Re: Paraffin temp for immuno's
|From:||Vinnie Della Speranza |
it is always dangerous to generalize especially because we use ihc to stain
for a wide variety of cellular and tissue antigens and something is always
likely to be the exception however I'm going to risk it.
The rule of thumb is to try to prevent overheating of tissues during
exposure to processing chemicals. There are certainly proponents of low metling
point paraffins but we have a very successful immunohistochemistry laboratory
that routinely utilizes a 58 degrees metling point paraffin. I do not recommend
that you change paraffin to resolve your quality issues as I personally don't
believe that this is likely to make the difference. Lastly I would add that in
my opinion, if your tissues are well fixed, most if not all antigens will
survive exposure to 60 degrees. Its interesting to note that we frequently
expose tissues to very high heat (90-100 degrees C) to achieve epitope retrieval
which seems to contradict this notion that temperatures must be kept as low as
Vinnie Della Speranza
Manager for Anatomic Pathology Services
University of South Carolina
165 Ashley Avenue Suite 309
>>> Ross Stapf
<email@example.com> 10/16/02 04:04PM >>>
I was reading through Diagnostic Immunohistochemistry by Dabbs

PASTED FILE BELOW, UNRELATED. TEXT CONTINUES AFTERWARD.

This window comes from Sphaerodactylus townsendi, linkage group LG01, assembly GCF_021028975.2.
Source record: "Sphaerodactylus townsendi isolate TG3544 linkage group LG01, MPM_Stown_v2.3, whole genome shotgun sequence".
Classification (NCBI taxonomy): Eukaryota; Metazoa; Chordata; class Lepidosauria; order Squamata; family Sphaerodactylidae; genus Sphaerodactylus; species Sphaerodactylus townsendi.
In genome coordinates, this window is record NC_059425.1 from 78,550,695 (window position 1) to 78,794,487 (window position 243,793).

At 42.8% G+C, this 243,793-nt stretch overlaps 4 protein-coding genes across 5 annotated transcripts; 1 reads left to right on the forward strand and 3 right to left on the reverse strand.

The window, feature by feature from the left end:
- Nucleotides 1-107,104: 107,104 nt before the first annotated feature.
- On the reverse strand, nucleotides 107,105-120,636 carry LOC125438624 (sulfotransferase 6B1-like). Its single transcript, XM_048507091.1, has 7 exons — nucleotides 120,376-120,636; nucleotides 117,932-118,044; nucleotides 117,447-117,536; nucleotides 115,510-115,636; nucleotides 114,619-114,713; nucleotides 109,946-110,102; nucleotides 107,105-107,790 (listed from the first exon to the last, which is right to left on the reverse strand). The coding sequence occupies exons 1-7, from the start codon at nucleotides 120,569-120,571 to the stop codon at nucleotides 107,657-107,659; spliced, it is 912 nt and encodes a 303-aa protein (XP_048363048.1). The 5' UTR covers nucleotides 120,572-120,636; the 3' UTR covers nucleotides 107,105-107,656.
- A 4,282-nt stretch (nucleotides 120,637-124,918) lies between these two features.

and came across a comment that paraffin temperatures should not exceed 56
degrees when doing immuno's on the tissue later.
We have been trying to
standardize our methods for optimal immuno results. We have the occasional
case where the staining is not as expected. We are trying to eliminate as
many of these problems as possible. Is the paraffin temp really that
important? I am beginning to wonder if this is one of the reasons for
those cases that should, but just don't stain positive.
been using Paraplast and Paraplast xtra for over 10 years at 60 degrees.
If I do experiment with a paraffin with a lower melting point, what can I
expect? Will my techs have a harder time cutting the blocks? Will I
need to increase my infiltration times?
Turn around time is very
important, I don't want techs complaining that they can't get good routine
sections just to possibly fix an immuno variable. Also from my research so
far the lower melting point paraffin is more expensive.
anybody made a change in paraffin for this reason, and was it worth
Takoma Park MD
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